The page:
*Class D amplifiers run their devices in "switchmode" like a digital device. (ON or OFF) I have never heard of one built with tubes, but I suppose it could be done. The switching devices (MOSFETs) are used to make pulse-width modulation to literally control the output of a power supply and create audio signals. They are over 90% efficient.
*I was told on Gearslutz that my Class A description was mis-leading and my Class D definition was wrong. I would not say that, but I have re-written them anyway to be more accurate. When I asked for something better, I did not get an answer...
Now some of you may have figured this out already, but one of the characteristics of the plate follower amplifier circuit is that when grid voltage goes up, the resistance of the tube goes down, which pulls the output voltage lower. This means the output is moving in the opposite direction of the input. We can say that the output is 180 degrees out of phase of with the input.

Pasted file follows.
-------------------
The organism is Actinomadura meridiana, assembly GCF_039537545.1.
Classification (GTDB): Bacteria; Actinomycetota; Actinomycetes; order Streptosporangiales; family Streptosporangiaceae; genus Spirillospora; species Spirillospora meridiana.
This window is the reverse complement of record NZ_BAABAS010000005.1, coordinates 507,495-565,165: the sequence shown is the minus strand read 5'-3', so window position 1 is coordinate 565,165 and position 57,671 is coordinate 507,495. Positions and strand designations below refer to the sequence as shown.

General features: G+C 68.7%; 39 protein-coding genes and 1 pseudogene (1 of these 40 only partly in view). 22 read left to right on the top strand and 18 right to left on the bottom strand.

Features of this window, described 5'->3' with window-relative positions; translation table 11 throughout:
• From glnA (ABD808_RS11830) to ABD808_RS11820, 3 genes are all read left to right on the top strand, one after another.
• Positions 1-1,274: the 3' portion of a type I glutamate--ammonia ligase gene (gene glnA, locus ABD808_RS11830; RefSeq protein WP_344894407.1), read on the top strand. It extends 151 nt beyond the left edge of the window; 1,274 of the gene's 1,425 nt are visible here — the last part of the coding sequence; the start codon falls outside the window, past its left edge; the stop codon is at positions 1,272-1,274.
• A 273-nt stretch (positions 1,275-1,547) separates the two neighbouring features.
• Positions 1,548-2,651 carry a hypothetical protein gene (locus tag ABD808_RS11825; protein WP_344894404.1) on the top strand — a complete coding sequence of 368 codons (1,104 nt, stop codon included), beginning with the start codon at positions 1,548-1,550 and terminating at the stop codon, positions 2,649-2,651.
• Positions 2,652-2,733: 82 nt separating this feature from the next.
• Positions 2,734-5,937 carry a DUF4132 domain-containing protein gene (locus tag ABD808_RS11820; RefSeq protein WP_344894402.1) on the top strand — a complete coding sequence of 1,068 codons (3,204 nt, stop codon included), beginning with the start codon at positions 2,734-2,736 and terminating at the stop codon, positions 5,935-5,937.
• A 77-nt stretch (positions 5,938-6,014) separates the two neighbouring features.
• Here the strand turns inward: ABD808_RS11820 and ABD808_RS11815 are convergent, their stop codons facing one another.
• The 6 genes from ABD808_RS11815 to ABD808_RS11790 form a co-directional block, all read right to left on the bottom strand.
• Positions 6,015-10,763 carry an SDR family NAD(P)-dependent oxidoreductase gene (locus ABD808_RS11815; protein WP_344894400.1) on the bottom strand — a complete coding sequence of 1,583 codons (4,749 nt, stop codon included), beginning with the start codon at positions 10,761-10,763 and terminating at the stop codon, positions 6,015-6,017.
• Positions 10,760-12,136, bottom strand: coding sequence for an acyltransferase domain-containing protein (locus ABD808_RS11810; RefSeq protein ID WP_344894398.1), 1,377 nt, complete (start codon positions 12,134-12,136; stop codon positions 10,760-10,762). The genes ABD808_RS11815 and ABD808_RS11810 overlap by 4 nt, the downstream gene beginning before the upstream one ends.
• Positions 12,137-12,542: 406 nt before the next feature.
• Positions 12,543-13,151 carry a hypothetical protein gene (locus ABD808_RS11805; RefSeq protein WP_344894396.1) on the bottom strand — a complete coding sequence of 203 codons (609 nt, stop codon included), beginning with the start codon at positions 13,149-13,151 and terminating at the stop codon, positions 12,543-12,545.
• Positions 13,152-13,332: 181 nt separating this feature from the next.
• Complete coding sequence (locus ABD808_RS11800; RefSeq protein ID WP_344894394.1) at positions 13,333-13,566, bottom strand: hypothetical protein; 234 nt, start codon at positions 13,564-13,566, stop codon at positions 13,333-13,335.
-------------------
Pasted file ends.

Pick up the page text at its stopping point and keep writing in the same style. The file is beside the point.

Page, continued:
This is not too important as long as we recognize it. There are a number of ways to reverse the phase. Like running the signal through a second “plate follower” and reverse it again or put the signal into a transformer and reverse the output leads of the transformer. Anyway, I wouldn't have been thorough if I didn't mention this property of the plate follower amplifier.
So we hope you had your “ah ah” moment. Simply put, analogue vacuum tube amplification is using a small amount of electric charge to control a much bigger amount of electricity that travels through the vacuum in a tube. The big electricity must track the changes in the input as closely as possible for low distortion. Is it perfect? Never, but that's why we have so many different boxes to choose from in audio gear. It's the imperfections that give the unique character to our gear.